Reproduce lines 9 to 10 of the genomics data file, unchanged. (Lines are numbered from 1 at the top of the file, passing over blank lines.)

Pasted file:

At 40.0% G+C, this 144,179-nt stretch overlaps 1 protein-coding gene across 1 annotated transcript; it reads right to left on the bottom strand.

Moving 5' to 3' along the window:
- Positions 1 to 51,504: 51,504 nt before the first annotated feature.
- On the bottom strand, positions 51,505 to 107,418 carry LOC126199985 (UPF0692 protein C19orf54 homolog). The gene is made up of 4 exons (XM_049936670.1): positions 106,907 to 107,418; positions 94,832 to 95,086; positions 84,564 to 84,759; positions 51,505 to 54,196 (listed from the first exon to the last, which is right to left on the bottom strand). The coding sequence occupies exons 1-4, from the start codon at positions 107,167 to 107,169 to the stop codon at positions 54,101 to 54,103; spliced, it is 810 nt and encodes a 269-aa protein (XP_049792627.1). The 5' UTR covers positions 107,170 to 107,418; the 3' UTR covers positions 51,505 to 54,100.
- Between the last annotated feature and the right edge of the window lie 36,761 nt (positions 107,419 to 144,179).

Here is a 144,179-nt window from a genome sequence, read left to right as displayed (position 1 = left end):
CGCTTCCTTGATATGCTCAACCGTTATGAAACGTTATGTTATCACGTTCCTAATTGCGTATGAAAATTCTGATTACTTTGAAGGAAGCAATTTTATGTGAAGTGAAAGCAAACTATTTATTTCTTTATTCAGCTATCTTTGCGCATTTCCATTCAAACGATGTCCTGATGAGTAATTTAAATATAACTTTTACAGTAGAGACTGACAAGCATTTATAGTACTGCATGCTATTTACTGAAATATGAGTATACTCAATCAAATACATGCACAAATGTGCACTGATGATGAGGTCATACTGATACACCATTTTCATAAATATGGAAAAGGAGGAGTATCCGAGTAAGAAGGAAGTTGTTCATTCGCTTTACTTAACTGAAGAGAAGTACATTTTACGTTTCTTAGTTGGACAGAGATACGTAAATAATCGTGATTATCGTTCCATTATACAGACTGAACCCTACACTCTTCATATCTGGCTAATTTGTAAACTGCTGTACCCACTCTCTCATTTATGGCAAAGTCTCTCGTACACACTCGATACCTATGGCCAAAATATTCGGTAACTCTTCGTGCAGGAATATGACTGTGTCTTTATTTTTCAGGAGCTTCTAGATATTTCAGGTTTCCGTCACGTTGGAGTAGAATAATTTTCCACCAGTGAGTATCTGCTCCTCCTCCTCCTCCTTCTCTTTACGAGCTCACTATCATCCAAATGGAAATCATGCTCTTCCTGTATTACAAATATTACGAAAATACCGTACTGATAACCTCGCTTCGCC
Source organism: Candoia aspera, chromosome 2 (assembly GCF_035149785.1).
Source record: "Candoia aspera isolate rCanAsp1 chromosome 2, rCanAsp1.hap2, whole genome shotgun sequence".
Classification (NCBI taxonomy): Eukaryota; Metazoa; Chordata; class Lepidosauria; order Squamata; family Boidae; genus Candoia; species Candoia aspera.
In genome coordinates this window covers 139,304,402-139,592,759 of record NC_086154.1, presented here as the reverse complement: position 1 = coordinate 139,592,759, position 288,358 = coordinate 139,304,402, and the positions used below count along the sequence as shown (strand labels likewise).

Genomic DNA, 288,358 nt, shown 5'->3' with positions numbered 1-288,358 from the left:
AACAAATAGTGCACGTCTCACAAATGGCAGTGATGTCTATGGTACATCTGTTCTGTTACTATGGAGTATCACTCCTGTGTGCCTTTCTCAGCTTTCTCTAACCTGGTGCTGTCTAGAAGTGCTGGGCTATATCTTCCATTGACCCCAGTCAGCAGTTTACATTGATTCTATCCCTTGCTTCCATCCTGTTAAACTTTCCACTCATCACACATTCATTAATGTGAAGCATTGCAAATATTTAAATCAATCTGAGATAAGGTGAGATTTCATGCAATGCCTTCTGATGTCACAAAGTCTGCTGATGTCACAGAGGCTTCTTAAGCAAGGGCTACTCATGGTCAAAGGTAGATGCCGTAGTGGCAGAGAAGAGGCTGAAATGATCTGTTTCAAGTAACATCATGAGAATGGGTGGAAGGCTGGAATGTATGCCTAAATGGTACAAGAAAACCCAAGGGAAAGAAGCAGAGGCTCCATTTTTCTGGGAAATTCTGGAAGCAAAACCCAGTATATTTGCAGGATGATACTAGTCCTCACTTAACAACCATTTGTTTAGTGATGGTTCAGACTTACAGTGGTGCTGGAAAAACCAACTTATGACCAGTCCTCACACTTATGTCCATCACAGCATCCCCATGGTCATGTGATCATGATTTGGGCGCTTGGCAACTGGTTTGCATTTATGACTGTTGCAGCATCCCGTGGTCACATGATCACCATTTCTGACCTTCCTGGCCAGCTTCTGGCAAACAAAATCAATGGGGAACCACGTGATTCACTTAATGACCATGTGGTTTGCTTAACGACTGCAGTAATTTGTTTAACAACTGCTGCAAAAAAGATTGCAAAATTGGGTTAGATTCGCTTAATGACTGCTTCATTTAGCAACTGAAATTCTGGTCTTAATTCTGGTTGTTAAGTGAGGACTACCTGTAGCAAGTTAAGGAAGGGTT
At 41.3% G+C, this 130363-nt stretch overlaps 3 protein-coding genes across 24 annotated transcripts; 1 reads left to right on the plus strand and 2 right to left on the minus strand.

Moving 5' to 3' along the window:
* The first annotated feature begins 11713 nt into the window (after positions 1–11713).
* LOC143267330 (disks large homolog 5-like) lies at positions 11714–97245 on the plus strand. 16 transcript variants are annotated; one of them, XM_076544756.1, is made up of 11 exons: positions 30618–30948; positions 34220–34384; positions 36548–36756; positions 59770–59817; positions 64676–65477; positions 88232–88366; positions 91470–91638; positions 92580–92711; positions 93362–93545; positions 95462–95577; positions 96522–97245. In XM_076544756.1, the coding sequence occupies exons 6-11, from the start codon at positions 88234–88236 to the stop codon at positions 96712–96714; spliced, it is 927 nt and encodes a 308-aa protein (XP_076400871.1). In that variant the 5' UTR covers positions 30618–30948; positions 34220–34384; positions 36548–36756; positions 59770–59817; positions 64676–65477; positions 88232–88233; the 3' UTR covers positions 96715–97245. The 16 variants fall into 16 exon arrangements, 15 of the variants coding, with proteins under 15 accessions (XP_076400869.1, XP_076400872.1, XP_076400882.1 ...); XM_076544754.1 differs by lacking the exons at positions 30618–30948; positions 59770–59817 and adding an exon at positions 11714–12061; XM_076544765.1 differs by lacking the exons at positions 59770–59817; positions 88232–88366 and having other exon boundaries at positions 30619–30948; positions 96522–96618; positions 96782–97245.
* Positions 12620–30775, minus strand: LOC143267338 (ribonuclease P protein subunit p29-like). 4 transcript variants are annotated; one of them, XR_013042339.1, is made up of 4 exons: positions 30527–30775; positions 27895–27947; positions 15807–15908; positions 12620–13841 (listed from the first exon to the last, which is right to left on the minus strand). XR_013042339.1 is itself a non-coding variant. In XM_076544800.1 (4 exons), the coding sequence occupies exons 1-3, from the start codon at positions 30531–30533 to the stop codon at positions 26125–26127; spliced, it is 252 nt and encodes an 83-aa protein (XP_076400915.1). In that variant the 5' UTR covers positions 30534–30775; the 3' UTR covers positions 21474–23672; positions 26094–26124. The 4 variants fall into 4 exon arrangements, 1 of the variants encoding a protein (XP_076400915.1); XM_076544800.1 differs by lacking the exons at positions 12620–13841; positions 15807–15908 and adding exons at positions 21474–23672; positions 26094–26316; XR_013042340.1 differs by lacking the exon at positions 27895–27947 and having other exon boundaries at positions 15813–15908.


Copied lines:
Source record: "Candoia aspera isolate rCanAsp1 chromosome 2, rCanAsp1.hap2, whole genome shotgun sequence".
Classification (NCBI taxonomy): Eukaryota; Metazoa; Chordata; class Lepidosauria; order Squamata; family Boidae; genus Candoia; species Candoia aspera.